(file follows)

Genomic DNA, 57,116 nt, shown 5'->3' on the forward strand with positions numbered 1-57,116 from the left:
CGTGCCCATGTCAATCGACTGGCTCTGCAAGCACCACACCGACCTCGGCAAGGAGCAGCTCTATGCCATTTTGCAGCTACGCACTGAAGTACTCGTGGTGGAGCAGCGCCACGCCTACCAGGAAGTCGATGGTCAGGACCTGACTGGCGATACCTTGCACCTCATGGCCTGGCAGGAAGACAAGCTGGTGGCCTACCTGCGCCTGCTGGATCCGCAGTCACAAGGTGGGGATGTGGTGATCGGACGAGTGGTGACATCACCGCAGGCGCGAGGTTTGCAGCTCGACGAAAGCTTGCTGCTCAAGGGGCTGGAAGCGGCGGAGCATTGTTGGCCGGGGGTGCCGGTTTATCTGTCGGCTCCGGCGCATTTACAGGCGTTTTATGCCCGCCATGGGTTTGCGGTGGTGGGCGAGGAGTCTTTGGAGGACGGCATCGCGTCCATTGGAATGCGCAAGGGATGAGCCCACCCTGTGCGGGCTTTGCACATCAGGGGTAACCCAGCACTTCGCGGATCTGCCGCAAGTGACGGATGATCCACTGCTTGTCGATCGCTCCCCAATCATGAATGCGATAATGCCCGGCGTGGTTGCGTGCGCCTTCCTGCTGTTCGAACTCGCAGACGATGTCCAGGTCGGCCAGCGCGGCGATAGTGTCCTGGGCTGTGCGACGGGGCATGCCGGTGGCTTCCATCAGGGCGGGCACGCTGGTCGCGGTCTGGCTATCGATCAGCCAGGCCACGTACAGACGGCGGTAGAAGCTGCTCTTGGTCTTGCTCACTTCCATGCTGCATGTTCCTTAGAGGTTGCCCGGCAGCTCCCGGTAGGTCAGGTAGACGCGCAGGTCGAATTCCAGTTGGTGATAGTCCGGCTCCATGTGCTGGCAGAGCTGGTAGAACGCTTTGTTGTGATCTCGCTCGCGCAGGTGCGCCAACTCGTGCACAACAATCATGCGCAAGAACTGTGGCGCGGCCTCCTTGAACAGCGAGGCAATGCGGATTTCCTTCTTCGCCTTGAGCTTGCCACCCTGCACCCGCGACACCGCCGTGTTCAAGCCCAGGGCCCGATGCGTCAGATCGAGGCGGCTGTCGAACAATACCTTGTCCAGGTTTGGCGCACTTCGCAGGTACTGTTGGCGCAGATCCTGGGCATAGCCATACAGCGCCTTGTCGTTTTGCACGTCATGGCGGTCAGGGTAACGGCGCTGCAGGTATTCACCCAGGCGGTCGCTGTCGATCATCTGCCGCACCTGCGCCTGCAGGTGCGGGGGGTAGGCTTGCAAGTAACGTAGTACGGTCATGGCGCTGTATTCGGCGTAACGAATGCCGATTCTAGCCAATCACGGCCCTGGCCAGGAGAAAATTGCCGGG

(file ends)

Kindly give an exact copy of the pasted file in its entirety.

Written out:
Genomic DNA, 57,116 nt, shown 5'->3' on the forward strand with positions numbered 1-57,116 from the left:
CGTGCCCATGTCAATCGACTGGCTCTGCAAGCACCACACCGACCTCGGCAAGGAGCAGCTCTATGCCATTTTGCAGCTACGCACTGAAGTACTCGTGGTGGAGCAGCGCCACGCCTACCAGGAAGTCGATGGTCAGGACCTGACTGGCGATACCTTGCACCTCATGGCCTGGCAGGAAGACAAGCTGGTGGCCTACCTGCGCCTGCTGGATCCGCAGTCACAAGGTGGGGATGTGGTGATCGGACGAGTGGTGACATCACCGCAGGCGCGAGGTTTGCAGCTCGACGAAAGCTTGCTGCTCAAGGGGCTGGAAGCGGCGGAGCATTGTTGGCCGGGGGTGCCGGTTTATCTGTCGGCTCCGGCGCATTTACAGGCGTTTTATGCCCGCCATGGGTTTGCGGTGGTGGGCGAGGAGTCTTTGGAGGACGGCATCGCGTCCATTGGAATGCGCAAGGGATGAGCCCACCCTGTGCGGGCTTTGCACATCAGGGGTAACCCAGCACTTCGCGGATCTGCCGCAAGTGACGGATGATCCACTGCTTGTCGATCGCTCCCCAATCATGAATGCGATAATGCCCGGCGTGGTTGCGTGCGCCTTCCTGCTGTTCGAACTCGCAGACGATGTCCAGGTCGGCCAGCGCGGCGATAGTGTCCTGGGCTGTGCGACGGGGCATGCCGGTGGCTTCCATCAGGGCGGGCACGCTGGTCGCGGTCTGGCTATCGATCAGCCAGGCCACGTACAGACGGCGGTAGAAGCTGCTCTTGGTCTTGCTCACTTCCATGCTGCATGTTCCTTAGAGGTTGCCCGGCAGCTCCCGGTAGGTCAGGTAGACGCGCAGGTCGAATTCCAGTTGGTGATAGTCCGGCTCCATGTGCTGGCAGAGCTGGTAGAACGCTTTGTTGTGATCTCGCTCGCGCAGGTGCGCCAACTCGTGCACAACAATCATGCGCAAGAACTGTGGCGCGGCCTCCTTGAACAGCGAGGCAATGCGGATTTCCTTCTTCGCCTTGAGCTTGCCACCCTGCACCCGCGACACCGCCGTGTTCAAGCCCAGGGCCCGATGCGTCAGATCGAGGCGGCTGTCGAACAATACCTTGTCCAGGTTTGGCGCACTTCGCAGGTACTGTTGGCGCAGATCCTGGGCATAGCCATACAGCGCCTTGTCGTTTTGCACGTCATGGCGGTCAGGGTAACGGCGCTGCAGGTATTCACCCAGGCGGTCGCTGTCGATCATCTGCCGCACCTGCGCCTGCAGGTGCGGGGGGTAGGCTTGCAAGTAACGTAGTACGGTCATGGCGCTGTATTCGGCGTAACGAATGCCGATTCTAGCCAATCACGGCCCTGGCCAGGAGAAAATTGCCGGG